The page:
Of course, this won’t always work. Nor does violence. But there are many personal and historical instances when creative nonviolent resistance has worked.

Even so, I think this is more like what Jesus calls us to do. For “the measure with which you measure will in turn be measured out to you.” (Luke 6: 38)


On another theme:

Yesterday we had the formal inauguration of the lunch program for poor kids - the Comedor de Niños. The bishop, Monseñor Luís Alfonso Santos, blessed the comedor after a few speeches. I gave the invocation, in which I reminded the people that the site had been the chapel of the diocesan office, where people had been fed on Jesus, the Bread of Life, and now we are planning to feed chidlren with their "daily bread." That's worth an extended meditation on the significance of the Eucharist for hunger.

Monday, September 08, 2008

Confirmations and comedor

Monday, September 8, the Nativity of Mary, was the feast of the parish of Dulce Nombre de María – the Sweet Name of Mary – where I’ve been helping.

This year Bishop Santos came to confirm 100 or so in Dulce Nombre in the morning another 50 in the village of El Zapote in the afternoon. I had led the retreat in Zapote and helped with the retreat in Dulce Nombre. About 100 confirmation candidates and their sponsors arrived fro the retreat – more than we had expected. During the retreat Padre Efraín heard the confessions of all the candidates and many of their sponsors.

I was unable to get to the confirmations in Dulce Nombre on Monday, since we were opening the comedor – the lunch program for poor children – on the same day. The comedor has been a dream of Bishop Santos and a group started working on it last September. Finally we are beginning this work of mercy.

The comedor has spurred some local support. A teacher at the Catholic University, Kevin Cruz, had his class bring some basic food stuff; and so we have more than 100 pounds of rice, beans, and sugar, more than 60 pounds of pasta, and much more which will cut down the costs for the first month or so. In addition, he arranged that a university conference of the Marketing Department made a generous financial contribution. A class from the Santa Rosa Catholic High School also made a contribution. There is hope that more will support. My hope is that a fair number of people will begin to come and help us each day.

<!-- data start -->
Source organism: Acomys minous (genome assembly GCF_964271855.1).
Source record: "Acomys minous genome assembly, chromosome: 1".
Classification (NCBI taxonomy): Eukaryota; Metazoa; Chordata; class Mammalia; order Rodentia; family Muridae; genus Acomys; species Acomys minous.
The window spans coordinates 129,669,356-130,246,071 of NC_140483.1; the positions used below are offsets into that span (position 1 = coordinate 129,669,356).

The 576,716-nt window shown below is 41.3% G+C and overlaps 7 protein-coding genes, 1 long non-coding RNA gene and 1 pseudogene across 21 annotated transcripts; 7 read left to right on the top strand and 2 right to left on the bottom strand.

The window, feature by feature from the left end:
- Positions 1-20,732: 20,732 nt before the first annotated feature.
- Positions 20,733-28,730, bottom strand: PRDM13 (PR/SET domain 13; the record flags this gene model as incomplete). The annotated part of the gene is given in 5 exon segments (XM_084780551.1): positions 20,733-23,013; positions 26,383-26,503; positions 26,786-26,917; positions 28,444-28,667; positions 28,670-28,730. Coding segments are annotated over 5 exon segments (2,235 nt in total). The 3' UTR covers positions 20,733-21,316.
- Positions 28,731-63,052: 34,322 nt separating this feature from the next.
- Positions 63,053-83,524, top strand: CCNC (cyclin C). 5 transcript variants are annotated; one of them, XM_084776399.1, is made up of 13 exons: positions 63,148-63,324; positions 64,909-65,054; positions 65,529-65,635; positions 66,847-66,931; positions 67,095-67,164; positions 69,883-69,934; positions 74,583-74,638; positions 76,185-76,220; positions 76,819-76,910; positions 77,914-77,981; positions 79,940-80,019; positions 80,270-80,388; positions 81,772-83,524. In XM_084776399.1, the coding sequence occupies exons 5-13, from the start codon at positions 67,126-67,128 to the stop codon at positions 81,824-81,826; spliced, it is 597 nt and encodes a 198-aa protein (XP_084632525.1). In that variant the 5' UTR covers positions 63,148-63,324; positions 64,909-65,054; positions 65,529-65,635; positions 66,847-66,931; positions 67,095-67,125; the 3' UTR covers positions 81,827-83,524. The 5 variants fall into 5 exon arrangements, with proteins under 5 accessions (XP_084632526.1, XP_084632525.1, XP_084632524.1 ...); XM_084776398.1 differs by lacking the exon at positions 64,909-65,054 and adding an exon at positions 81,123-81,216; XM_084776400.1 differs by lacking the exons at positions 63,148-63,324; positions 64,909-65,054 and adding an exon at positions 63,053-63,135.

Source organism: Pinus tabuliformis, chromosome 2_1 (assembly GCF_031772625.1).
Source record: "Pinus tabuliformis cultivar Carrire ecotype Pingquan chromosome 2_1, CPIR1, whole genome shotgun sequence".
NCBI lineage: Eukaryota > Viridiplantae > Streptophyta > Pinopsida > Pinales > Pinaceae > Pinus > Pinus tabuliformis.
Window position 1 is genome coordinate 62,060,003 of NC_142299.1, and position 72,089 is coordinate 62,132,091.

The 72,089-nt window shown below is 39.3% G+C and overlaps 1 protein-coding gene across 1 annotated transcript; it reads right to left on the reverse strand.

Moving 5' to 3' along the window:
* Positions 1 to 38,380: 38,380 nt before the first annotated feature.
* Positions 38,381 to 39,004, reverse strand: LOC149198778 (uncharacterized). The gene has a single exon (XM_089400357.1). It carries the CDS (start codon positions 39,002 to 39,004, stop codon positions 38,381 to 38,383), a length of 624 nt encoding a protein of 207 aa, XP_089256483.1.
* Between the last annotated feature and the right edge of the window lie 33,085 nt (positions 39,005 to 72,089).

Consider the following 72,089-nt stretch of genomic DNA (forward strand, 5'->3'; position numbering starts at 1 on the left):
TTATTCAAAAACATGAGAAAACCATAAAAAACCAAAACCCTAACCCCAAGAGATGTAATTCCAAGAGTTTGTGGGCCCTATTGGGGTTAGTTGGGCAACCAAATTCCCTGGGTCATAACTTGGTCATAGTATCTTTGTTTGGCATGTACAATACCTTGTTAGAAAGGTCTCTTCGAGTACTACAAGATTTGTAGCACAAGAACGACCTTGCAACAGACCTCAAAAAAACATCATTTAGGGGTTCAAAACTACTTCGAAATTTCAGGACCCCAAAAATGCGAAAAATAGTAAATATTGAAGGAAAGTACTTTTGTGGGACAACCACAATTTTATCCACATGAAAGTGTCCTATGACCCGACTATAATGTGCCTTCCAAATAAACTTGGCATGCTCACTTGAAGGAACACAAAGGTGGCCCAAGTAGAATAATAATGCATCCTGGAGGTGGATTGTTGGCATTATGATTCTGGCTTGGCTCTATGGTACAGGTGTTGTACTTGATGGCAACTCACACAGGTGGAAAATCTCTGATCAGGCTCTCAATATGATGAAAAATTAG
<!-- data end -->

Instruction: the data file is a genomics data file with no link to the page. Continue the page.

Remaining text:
Monday, despite having enrolled about 30 children, only 14 arrived, and some of the parents of those who came were concerned about the distance they had to walk to get there. We will be re-evaluating how to respond to the nutrition needs of these and other children here in Santa Rosa.

Wednesday, September 03, 2008


I have been following the presidential race in the US a bit, reading articles in The New York Times and other sources. But Honduras is also in the midst of electoral campaigns.

In November of 2009, Honduras will have elections for the presidency, for congress, and for mayors throughout the nation. But this November there will be the elections within the parties – a bit like US primaries.

But elections here are another matter altogether.

People complain that the politicians arrive just before the elections with promises but never fulfill them when they’re elected. They also note that there are often a lot of projects begun in the year or so before the elections – to sort of show that the politicians can do something. This arouses a lot of cynicism.

During a visit to a rural village last weekend that doesn’t have electricity, a delegate of the Word told how a group supporting one of the presidential candidates arrived and promised to get their village electricity if they supported the candidate and his slate of candidates. A few thousand lempira would arrive soon but the rest would come after the candidate is elected. Isn’t this a form of corruption and bribery?

But it sometimes gets nastier than this.

Recently a presidential candidate for the withdrew, saying that he and his family had received death threats, presumably for his opposition to corruption.

People thus feel somewhat powerless in the face of this type of politics. I have found both cynicism and fatalism in many people.

In the face of this, many church people here castigate both of the major political parties for corruption, for inefficiency, and worse. They really hope for a different type of politics.